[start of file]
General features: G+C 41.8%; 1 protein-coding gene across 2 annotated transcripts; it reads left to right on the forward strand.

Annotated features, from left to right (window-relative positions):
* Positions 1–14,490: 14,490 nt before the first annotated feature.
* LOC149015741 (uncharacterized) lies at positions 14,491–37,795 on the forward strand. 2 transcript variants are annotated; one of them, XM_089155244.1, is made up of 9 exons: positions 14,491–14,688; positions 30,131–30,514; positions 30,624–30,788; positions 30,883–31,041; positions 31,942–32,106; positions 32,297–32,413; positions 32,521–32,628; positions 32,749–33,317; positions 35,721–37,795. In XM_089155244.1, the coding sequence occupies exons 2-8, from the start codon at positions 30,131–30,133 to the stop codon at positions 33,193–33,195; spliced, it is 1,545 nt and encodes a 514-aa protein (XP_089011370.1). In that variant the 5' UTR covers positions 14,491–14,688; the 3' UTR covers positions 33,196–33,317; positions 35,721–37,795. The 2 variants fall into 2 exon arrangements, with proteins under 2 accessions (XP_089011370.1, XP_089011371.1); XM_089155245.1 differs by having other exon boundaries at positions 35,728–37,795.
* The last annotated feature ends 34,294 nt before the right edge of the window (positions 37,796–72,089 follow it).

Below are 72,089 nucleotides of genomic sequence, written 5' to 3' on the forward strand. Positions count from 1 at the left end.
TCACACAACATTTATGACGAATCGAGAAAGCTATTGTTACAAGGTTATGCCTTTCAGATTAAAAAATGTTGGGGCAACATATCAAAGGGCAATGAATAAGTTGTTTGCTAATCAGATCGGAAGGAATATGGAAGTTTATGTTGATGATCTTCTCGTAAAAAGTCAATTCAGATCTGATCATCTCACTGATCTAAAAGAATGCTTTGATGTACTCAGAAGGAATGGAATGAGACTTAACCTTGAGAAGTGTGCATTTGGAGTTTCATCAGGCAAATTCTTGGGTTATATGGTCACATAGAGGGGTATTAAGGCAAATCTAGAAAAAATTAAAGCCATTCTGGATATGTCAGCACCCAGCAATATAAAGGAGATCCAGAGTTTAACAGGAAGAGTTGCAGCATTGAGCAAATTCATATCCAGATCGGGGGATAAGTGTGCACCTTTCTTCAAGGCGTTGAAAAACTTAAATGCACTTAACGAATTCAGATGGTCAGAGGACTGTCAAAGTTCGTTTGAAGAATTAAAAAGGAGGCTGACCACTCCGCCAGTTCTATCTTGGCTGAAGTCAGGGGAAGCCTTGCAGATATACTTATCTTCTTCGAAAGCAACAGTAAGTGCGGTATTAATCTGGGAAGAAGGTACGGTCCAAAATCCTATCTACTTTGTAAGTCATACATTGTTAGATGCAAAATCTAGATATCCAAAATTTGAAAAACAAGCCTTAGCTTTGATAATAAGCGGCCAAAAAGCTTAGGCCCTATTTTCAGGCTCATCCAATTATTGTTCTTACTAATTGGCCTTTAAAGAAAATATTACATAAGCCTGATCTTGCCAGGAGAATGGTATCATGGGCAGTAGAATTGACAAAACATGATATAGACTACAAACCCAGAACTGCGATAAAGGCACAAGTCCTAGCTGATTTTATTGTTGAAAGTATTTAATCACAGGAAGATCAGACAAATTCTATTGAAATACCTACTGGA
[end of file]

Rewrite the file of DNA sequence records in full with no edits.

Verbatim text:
General features: G+C 41.8%; 1 protein-coding gene across 2 annotated transcripts; it reads left to right on the forward strand.

Annotated features, from left to right (window-relative positions):
* Positions 1–14,490: 14,490 nt before the first annotated feature.
* LOC149015741 (uncharacterized) lies at positions 14,491–37,795 on the forward strand. 2 transcript variants are annotated; one of them, XM_089155244.1, is made up of 9 exons: positions 14,491–14,688; positions 30,131–30,514; positions 30,624–30,788; positions 30,883–31,041; positions 31,942–32,106; positions 32,297–32,413; positions 32,521–32,628; positions 32,749–33,317; positions 35,721–37,795. In XM_089155244.1, the coding sequence occupies exons 2-8, from the start codon at positions 30,131–30,133 to the stop codon at positions 33,193–33,195; spliced, it is 1,545 nt and encodes a 514-aa protein (XP_089011370.1). In that variant the 5' UTR covers positions 14,491–14,688; the 3' UTR covers positions 33,196–33,317; positions 35,721–37,795. The 2 variants fall into 2 exon arrangements, with proteins under 2 accessions (XP_089011370.1, XP_089011371.1); XM_089155245.1 differs by having other exon boundaries at positions 35,728–37,795.
* The last annotated feature ends 34,294 nt before the right edge of the window (positions 37,796–72,089 follow it).

Below are 72,089 nucleotides of genomic sequence, written 5' to 3' on the forward strand. Positions count from 1 at the left end.
TCACACAACATTTATGACGAATCGAGAAAGCTATTGTTACAAGGTTATGCCTTTCAGATTAAAAAATGTTGGGGCAACATATCAAAGGGCAATGAATAAGTTGTTTGCTAATCAGATCGGAAGGAATATGGAAGTTTATGTTGATGATCTTCTCGTAAAAAGTCAATTCAGATCTGATCATCTCACTGATCTAAAAGAATGCTTTGATGTACTCAGAAGGAATGGAATGAGACTTAACCTTGAGAAGTGTGCATTTGGAGTTTCATCAGGCAAATTCTTGGGTTATATGGTCACATAGAGGGGTATTAAGGCAAATCTAGAAAAAATTAAAGCCATTCTGGATATGTCAGCACCCAGCAATATAAAGGAGATCCAGAGTTTAACAGGAAGAGTTGCAGCATTGAGCAAATTCATATCCAGATCGGGGGATAAGTGTGCACCTTTCTTCAAGGCGTTGAAAAACTTAAATGCACTTAACGAATTCAGATGGTCAGAGGACTGTCAAAGTTCGTTTGAAGAATTAAAAAGGAGGCTGACCACTCCGCCAGTTCTATCTTGGCTGAAGTCAGGGGAAGCCTTGCAGATATACTTATCTTCTTCGAAAGCAACAGTAAGTGCGGTATTAATCTGGGAAGAAGGTACGGTCCAAAATCCTATCTACTTTGTAAGTCATACATTGTTAGATGCAAAATCTAGATATCCAAAATTTGAAAAACAAGCCTTAGCTTTGATAATAAGCGGCCAAAAAGCTTAGGCCCTATTTTCAGGCTCATCCAATTATTGTTCTTACTAATTGGCCTTTAAAGAAAATATTACATAAGCCTGATCTTGCCAGGAGAATGGTATCATGGGCAGTAGAATTGACAAAACATGATATAGACTACAAACCCAGAACTGCGATAAAGGCACAAGTCCTAGCTGATTTTATTGTTGAAAGTATTTAATCACAGGAAGATCAGACAAATTCTATTGAAATACCTACTGGA